On the other hand, the outcomes of these resignations played out differently. According to a Yomiuri Shimbun newspaper opinion poll, approval ratings for the Takeshita Cabinet in April 1989 sank down into the single digits to 8%. Quickly taking the helm, the Uno Cabinet could not recover approval ratings after its inauguration with an approval rating of just less than 23%. As a result, the party suffered a crucial setback losing 36 seats, around half of the seats up for re-election during the Upper House election that July. In contrast, although the approval rating for the Mori Cabinet had hovered around a low of 8% in February 2001, the Koizumi Cabinet came in and took Japan by storm with its record-high approval rating of 85% in May 2001. And in the following July elections, the LDP was able to make a comeback by successfully gaining 64 seats.

What was the difference between these two incoming cabinets? The difference was how deeply they were able to instill the image into the minds of the citizens that the previous cabinet had been reformed. Sosuke Uno, who served as Foreign Minister of the Takeshita Cabinet, took over the administration because he had upcoming summits at the time. Despite aiming for legitimate politics, such as selecting cabinet ministers that were not involved with the Recruit Scandal, Uno's geisha scandal was catastrophic. This led citizens to believe that the cabinet had not been reformed. In contrast, Koizumi, who once said that he would “crush the LDP” and won the LDP's presidential election, successfully instilled the image in citizens that the LDP, as they knew it, had been reformed. With the inauguration of the new cabinet, citizens felt as if a regime change had occurred. It is safe to say that whether this pseudo regime change can play out or not will determine the outcome of the new cabinet.

I wonder to what extent the newly inaugurated Kan Cabinet will be able to allow this pseudo regime change to play out. Opinion polls after the inauguration of the new cabinet show a v-shaped turn around across the board in approval ratings. It is most likely citizens reacting to the appeal of Prime Minister Kan diluting the influence of former DPJ Secretary General Ozawa in appointing party executives and selecting cabinet ministers. The original members of the former DPJ, who have been around since its founding in 1996, are taking important posts such as secretary general and chief cabinet secretary. Since merging the Liberal Party with the DPJ in 2003, it seems like Ozawa has taken over the house. However, I wonder if Prime Minister Kan will strive to reform this image by returning to the DPJ's initial objectives. Although the LDP is ridiculed for merely promoting vice presidents to be presidents, to what extent can Prime Minister Kan differentiate himself from the Hatoyama Cabinet? I wonder if this can be predicted from the results of the upcoming Upper House elections.

Airo Hino
Associate Professor, Faculty of Political Science and Economics, Waseda University

Professor Airo Hino was born in 1974. He graduated from the School of Political Science and Economics at Waseda University—completing the Master's Program in the Graduate School of Political Science there—and then received a Ph.D in Political Science from the University of Essex in the UK. He was a research fellow in the Japan Society for the Promotion of Science, received a government sponsored foreign study scholarship from the Region of Flanders, Belgium (Institute of Social and Political Opinion Research, Catholic University of Leuven), and served as a fellow at the Center of Comparative Politics, Catholic University of New Louvain [Belgium]). After holding the position of Associate Professor at Tokyo Metropolitan University, he took up his current position as Associate Professor on the Faculty of Political Science and Economics at Waseda University in 2010.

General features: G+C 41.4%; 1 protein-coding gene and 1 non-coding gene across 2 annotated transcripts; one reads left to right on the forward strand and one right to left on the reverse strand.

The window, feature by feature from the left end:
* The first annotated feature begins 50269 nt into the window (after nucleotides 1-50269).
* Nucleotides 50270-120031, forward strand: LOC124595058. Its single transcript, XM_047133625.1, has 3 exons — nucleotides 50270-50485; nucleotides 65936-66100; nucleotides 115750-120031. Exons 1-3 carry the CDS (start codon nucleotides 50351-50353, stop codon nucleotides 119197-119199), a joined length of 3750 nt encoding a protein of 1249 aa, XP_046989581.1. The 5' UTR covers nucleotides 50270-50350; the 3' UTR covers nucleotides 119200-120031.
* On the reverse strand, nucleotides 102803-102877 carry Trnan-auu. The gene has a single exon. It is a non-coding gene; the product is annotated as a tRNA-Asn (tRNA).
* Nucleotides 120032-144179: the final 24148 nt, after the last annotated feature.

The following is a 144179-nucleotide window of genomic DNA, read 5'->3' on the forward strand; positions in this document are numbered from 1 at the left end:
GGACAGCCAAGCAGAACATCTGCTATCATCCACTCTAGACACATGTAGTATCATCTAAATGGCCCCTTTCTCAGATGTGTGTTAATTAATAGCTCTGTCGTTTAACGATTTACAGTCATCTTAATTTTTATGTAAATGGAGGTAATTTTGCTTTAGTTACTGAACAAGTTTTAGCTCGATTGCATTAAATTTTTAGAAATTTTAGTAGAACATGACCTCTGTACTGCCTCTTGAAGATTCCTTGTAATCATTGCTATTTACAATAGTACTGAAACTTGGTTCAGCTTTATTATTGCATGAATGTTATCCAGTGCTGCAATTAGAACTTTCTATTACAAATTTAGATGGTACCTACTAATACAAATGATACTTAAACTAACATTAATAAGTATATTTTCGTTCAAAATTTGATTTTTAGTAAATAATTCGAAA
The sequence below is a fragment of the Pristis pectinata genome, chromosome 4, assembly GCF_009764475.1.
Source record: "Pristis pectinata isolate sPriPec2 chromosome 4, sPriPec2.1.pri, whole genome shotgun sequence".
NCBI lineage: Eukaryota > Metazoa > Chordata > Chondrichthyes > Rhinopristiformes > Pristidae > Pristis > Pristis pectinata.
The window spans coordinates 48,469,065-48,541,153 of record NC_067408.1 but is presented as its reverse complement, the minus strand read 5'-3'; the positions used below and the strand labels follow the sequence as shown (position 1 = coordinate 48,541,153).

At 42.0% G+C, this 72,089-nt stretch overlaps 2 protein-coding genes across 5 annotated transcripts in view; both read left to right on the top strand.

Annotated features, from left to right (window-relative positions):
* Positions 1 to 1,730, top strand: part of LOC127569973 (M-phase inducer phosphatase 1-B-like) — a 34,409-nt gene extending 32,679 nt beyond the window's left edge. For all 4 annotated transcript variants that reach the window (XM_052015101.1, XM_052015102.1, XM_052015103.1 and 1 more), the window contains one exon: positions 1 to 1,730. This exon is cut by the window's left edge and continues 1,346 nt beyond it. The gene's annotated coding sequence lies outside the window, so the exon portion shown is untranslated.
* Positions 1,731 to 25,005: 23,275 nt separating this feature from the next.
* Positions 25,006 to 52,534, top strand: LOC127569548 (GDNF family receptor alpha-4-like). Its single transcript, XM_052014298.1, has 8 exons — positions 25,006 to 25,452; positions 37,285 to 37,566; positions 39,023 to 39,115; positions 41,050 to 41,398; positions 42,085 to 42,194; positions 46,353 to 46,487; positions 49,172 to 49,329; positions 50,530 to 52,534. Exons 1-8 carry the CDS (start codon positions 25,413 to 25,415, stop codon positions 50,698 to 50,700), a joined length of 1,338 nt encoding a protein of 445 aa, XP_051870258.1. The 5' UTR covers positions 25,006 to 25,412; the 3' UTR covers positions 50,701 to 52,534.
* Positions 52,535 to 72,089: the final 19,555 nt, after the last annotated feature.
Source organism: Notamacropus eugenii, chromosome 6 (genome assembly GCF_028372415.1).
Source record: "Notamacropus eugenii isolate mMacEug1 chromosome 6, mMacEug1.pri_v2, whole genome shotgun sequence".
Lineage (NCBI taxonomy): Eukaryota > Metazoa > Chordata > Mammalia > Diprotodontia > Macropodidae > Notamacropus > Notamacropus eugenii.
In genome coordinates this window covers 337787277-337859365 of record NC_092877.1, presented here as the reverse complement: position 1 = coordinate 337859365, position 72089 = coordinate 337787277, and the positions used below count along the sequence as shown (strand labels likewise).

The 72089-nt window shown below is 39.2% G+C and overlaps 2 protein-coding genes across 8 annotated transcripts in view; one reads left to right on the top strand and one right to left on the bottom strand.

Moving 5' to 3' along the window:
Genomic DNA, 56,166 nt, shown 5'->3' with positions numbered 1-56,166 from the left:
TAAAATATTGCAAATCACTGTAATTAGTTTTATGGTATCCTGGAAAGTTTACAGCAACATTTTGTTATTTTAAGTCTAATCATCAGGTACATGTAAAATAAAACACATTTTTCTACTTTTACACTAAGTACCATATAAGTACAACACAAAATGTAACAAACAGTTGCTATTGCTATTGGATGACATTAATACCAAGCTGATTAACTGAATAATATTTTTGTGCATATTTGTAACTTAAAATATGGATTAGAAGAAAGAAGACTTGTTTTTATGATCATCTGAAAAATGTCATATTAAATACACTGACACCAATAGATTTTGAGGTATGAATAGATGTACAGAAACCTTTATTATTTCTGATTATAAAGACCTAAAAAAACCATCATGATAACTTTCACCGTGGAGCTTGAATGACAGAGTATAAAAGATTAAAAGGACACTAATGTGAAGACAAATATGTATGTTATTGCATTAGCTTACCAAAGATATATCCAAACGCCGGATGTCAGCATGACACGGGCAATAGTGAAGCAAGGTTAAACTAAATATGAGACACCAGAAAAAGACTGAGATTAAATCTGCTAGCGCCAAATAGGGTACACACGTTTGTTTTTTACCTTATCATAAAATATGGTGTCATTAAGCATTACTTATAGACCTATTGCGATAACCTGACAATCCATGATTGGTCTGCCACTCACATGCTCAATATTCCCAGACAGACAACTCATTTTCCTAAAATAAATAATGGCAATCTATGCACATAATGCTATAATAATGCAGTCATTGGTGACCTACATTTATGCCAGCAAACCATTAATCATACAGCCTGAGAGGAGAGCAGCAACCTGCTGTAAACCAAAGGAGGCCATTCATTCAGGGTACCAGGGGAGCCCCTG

Professor Hino's major publications include the following:
Censored and hurdle regression models in TSCS data (Japanese Journal of Electoral Studies, Volume 26, No. 1, 2010)
The 2009 General Elections and New Opinion Poll Challenges [2009 Nen Sosenkyo to Atarashi Yoron Chosa no Kokoromi] (Yoron, No. 105, 2010)
Perspectives of Political Change [Seiji Henyo no Pasupekutibu], Second Edition (Kensuke Kaku, Hitoshi Maruyama, coauthors) (Minerva Shobo, 2010)
Why did the 2009 Government Change Occur?- Close Analysis of the Japanese Political Transformation Through Joint Research with Yomiuri Shimbun and Waseda University [2009 Nen, Naze Seijikokan Datta no ka- Yomiuri Waseda no Kyodo Chosa de Yomitoku Nihon Seiji no Tenkan] (Aiji Tanaka, Masaru Kohno, Airo Hino, Takeshi Iida, Yomiuri Shimbun Opinion Poll Department) (Keiso Shobo, 2009)
EU and European Integration Study [EU Oshu Togo Kenkyu] (Koji Fukuda, editor and coauthor) (Seibundo, 2009)
Democracy in Europe— [Yoroppa no Demokurashi] (Ryosuke Amiya, Takeshi Ito, Takashi Narihiro, editors and coauthors) (Nakanishiya Shupan, 2009)
Frontier of Voting Behavior Research [Tohyo Kodo Kenkyu no Furontia] (Masahiro Yamada, Takeshi Iida, Editors and Coauthors) (Ohfu, 2009)
Time-Series QCA: Studying Temporal Change through Boolean Analysis (Sociological Theory and Methods, Volume 24, No. 2, 2009)
New Parties in Government (Kris Deschouwer, Editor and Coauthor) (Routledge, 2008)
Elections: Le reflux? (Andre-Paul Frognier, Lieven De Winter, and Pierre Baudewyn, Editors and Coauthors) (De Boeck, 2007)
De Kiezer Onderzocht (Marc Swyngedouw, Jaak Billiet, and Bart Goeminne, Editors and Coauthors) (Universitaire Pers Leuven, 2007)